Sustaining tradition: Bukharian Jewish community dedicates center

It’s easy to miss the small white house with blue trim nestled next to a plant nursery on Glendale Avenue between Seventh and 12th streets in Phoenix.

But for the 600-700 Bukharian Jews living in the Valley, the building symbolizes a way to preserve their national traditions and religious rituals, says Tamara Babekov, a founder of the Bukharian Jewish Community of Phoenix.

On Sept. 24, the group celebrated the opening of its new center at 1002 W. Glendale Ave., the culmination of a joint effort. From electrical wiring and painting to carpet installation, members donated their time and professional services.

“Every single nail is donated,” says Mikhail Samandarov, whose family moved to Phoenix nine years ago – one of the first three families to move to Phoenix from Bukhara. Some 250-300 Bukharian Jewish families now live in the Valley.

Bukharian Jews come from Central Asia, near Afghanistan, in and around the nation of Bukhara. After the collapse of the Soviet Union, many immigrated to the United States, Canada and Israel.

The sense of community was evident in preparations before the dedication ceremony as men and women set up tables and chairs outside, chopped cucumbers and tomatoes and stirred giant pots of rice pilaf, a traditional dish made from rice, vegetables, beef and spices.

Community members donated all food and drinks.

The inauguration included attaching a mezuza to the doorpost; speeches in Russian by board members; and a ceremony dedicating a Torah from Russia, a gift from Boris Kandov, president of the Congress of Bukharian Jews of the U.S.A. and Canada.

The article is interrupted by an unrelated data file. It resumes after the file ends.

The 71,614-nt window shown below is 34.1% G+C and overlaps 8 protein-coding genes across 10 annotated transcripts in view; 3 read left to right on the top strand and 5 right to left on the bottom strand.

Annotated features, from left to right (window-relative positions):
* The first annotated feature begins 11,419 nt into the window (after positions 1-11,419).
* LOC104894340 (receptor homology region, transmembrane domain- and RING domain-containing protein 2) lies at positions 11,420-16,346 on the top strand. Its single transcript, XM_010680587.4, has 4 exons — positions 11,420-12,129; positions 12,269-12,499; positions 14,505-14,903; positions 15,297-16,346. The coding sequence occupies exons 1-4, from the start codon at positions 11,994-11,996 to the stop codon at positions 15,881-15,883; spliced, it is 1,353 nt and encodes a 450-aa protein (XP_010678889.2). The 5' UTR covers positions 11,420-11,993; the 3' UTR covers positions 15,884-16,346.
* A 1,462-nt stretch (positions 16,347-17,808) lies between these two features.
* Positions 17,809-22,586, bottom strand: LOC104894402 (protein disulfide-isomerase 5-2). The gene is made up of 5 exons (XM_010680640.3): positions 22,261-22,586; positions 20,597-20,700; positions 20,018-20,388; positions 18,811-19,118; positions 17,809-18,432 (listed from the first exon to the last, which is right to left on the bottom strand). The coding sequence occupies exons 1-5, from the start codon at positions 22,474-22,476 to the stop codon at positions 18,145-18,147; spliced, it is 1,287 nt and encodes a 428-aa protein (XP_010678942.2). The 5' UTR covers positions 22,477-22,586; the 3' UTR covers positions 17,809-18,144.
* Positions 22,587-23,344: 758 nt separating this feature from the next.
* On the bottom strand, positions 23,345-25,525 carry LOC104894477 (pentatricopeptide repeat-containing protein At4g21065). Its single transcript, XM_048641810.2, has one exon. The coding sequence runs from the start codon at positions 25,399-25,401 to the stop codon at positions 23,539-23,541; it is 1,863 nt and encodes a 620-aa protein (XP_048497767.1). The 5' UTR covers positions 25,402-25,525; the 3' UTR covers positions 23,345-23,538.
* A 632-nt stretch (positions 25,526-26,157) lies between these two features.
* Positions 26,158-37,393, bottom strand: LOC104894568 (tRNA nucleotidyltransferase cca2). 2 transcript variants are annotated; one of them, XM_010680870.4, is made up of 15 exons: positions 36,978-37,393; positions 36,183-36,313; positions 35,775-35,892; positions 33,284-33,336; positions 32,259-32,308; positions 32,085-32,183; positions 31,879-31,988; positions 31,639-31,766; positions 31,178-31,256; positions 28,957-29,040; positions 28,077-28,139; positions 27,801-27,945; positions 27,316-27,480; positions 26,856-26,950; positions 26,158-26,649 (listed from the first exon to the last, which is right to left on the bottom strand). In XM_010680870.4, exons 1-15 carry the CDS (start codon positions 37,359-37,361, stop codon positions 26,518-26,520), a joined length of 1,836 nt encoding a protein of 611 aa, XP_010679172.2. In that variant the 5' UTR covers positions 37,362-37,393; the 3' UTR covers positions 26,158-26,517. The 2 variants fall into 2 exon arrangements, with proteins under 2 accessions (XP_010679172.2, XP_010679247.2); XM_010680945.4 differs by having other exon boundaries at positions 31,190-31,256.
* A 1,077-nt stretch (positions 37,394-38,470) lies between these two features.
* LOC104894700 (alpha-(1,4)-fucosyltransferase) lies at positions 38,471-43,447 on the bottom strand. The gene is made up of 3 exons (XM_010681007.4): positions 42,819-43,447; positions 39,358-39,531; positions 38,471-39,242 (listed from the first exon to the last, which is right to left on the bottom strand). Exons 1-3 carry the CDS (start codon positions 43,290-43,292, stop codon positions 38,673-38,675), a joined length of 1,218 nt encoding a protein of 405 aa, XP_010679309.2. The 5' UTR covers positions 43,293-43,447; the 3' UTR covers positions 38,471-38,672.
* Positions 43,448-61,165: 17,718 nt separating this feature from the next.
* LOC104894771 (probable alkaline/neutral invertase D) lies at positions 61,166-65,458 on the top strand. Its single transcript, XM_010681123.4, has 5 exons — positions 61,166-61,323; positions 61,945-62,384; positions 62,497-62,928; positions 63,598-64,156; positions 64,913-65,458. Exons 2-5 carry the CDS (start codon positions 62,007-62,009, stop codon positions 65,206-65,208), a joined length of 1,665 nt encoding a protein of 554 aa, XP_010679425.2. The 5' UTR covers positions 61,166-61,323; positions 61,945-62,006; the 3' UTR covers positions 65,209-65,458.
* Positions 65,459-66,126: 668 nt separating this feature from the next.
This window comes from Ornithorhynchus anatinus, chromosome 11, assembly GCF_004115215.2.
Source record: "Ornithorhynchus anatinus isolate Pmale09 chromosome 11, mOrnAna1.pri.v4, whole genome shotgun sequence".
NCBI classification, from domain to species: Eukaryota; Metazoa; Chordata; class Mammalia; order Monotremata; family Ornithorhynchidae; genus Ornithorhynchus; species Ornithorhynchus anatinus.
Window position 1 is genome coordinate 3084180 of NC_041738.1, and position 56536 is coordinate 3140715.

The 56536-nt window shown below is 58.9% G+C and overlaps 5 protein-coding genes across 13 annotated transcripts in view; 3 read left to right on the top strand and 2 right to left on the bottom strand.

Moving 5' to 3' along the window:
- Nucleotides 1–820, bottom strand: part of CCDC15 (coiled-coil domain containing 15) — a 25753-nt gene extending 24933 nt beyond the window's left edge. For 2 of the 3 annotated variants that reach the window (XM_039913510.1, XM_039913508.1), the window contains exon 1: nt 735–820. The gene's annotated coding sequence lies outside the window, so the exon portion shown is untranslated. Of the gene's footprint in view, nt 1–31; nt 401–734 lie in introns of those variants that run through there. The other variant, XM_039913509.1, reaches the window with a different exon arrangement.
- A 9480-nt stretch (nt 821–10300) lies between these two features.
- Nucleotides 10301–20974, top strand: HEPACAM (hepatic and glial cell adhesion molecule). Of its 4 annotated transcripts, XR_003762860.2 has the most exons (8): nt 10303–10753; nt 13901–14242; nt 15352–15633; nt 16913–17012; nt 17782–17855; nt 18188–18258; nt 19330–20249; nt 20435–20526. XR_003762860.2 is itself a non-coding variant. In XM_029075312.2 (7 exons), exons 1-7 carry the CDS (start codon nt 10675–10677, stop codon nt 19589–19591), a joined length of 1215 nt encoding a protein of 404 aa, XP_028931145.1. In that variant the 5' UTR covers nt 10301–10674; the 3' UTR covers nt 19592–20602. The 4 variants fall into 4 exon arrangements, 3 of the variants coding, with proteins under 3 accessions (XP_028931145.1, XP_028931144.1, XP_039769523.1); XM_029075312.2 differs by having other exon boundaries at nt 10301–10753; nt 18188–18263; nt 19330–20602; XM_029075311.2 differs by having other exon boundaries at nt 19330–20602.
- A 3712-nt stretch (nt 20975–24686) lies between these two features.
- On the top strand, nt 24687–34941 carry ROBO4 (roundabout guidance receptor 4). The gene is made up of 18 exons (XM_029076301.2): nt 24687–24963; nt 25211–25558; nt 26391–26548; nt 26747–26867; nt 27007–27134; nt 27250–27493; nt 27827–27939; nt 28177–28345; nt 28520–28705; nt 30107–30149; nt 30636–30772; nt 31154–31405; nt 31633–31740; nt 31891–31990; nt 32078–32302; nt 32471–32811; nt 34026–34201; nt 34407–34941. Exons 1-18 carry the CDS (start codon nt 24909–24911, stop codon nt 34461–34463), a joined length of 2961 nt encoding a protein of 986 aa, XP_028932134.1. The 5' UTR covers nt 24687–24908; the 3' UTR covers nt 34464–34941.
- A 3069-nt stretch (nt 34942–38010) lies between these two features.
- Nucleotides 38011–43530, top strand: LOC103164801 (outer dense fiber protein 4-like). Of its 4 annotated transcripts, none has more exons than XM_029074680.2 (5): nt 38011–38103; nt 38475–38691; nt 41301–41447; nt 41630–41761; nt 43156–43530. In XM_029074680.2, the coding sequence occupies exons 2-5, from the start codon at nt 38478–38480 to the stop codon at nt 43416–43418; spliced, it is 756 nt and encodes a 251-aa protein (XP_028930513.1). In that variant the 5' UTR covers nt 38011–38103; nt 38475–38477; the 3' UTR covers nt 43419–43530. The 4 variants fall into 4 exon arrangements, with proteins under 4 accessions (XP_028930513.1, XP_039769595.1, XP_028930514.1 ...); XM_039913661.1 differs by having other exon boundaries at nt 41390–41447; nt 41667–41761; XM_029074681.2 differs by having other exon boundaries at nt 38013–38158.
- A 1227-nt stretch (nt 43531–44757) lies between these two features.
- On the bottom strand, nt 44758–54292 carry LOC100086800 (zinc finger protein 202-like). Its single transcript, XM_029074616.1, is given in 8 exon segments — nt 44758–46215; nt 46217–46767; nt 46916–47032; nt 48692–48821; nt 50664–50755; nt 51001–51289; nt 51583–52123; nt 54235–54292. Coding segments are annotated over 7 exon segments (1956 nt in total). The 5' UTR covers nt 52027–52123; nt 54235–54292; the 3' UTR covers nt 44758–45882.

At the ceremony, Kandov presented traditional robes to Boris Uvaydov, the president of the Phoenix Bukharian Jewish Community, and Boris Gilkarov of the Los Angeles Bukharian Jewish Community, who attended the celebration.

An earlier Bukharian synagogue in Phoenix, Congregation Ahavat Torah, was organized by Boruchay and Raya Davrayev in 1998. They ran services in their home until moving to New York earlier this year.

In the interim between locations, the Chabad-Lubavitch Center in Phoenix provided the community with a place to hold services, and the community is “very grateful” for Rabbi Zalman Levertov for his help with its development, says Samandarov.

Rabbi Nissan Rubinov of Los Angeles led the group’s recent High Holiday services in its new building. Religious leader Yakov Abramov leads Friday night and Saturday morning services and morning and evening minyans during the week.

The community center, founded by Babekov, Gregory Shamsiev, Nancy Ishakov and Uzik Babadzanov, will assist newly arrived immigrants, educate children in customs and traditions, assist the aged and senior retired community, publish a community newspaper and create an ensemble of folk song and dance, Babekov says.

“Our wish is to develop as a Bukharian nation within American Jewry,” Babekov says. “All of the members of the community are working; the youth attend schools, yeshivas and colleges. Our community is doing its best in searching the means for the development of our nation, but it is not enough. That is why we would be very much obliged and thankful to those people who would give us help and advice in the creation of our cultural center.”

The Glendale Avenue site accommodates three buildings – a sanctuary, a house next door now being rented out, and a one-room apartment in the rear.

This article first appeared in the Oct. 20, 2002 issue of Jewish News of Greater Phoenix.

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